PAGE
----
This is not a mystery, but an historical novel by the talented Juliet Blackwell, who has two cozy series to her credit as well as several novels. This novel is set in a now very familiar time period: WWII. Blackwell’s story takes place in occupied France, and she has a slightly different and original twist to her story. The main characters are Capucine, a fan maker, and her estranged daughter, Mathilde. The two live lives that haven’t intersected much, but this is not only the story of Mathilde’s growth from a callow, privileged young woman into something much more, but the story of Capucine, a true flapper in every way, who is now being held prisoner by the Nazis on the top floor of a Paris department store.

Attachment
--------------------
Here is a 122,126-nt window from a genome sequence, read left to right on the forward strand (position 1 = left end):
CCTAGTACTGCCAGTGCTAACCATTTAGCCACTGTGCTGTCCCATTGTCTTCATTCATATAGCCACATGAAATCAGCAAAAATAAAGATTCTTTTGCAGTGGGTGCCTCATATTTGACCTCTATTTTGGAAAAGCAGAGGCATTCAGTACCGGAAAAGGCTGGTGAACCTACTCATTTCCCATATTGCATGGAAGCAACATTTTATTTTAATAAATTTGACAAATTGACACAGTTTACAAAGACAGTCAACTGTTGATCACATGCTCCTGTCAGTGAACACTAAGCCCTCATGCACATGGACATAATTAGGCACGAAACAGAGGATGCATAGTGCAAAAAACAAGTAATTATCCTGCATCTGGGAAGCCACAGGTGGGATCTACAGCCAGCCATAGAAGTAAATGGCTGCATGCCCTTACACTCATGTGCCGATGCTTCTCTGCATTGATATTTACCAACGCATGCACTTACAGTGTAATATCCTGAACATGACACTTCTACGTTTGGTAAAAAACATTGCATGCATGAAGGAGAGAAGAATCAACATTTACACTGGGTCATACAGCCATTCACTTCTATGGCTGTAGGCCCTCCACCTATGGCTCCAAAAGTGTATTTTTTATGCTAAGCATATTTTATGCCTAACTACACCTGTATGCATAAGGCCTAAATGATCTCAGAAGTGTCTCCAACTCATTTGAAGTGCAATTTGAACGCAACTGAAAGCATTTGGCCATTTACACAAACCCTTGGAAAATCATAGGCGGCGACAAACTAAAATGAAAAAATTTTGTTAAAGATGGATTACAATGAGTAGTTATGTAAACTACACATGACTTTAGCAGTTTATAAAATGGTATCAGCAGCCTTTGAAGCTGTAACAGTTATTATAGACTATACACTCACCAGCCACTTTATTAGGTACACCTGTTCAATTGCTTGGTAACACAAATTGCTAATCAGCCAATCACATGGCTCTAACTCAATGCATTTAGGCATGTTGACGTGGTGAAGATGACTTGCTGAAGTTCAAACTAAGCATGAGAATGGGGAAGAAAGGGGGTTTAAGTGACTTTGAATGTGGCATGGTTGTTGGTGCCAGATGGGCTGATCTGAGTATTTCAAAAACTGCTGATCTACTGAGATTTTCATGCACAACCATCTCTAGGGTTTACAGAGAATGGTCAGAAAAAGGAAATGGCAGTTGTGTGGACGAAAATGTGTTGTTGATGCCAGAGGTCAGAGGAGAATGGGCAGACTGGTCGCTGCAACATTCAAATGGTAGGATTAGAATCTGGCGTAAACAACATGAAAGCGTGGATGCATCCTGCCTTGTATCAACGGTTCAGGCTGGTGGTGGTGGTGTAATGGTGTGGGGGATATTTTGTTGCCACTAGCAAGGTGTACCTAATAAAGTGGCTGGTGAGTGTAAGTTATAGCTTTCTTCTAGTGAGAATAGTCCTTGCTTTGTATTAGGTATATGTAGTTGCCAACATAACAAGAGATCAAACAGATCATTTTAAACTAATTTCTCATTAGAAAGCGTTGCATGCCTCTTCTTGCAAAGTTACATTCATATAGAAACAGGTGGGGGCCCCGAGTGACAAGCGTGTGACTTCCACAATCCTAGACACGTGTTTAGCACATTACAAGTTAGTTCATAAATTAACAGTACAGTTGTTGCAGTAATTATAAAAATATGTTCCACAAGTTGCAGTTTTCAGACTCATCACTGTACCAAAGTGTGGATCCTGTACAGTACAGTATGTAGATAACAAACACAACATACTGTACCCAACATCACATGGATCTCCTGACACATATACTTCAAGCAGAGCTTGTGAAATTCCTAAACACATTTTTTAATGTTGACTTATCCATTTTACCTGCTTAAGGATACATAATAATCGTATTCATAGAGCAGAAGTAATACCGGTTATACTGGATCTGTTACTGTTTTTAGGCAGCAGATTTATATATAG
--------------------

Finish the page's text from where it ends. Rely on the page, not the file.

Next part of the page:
“Cozies certainly provide solace from many of the dark edges of the actual world.” — Edith Maxwell in Mystery Scene
I read a lot, and I read lots of cozies, partly thanks to my column in Mystery Scene. There I am restricted to reviewing mass market paperback originals, and I am generously showered with advance reading copies. I sort through them by reading the premise and a bit of the beginning. If the writing doesn’t hit me quite right, I skip that one, and check out another one. And while I certainly read many, many cozies, I am in no way claiming to have read even a comprehensive number of the books in this sub genre published this year. For that kind of scope, I highly recommend checking out Dru’s Book Musings, which is a comprehensive review blog of all things cozy. In addition, Dru has guest posts from authors and publishes a guide to what’s coming out, sometimes weekly.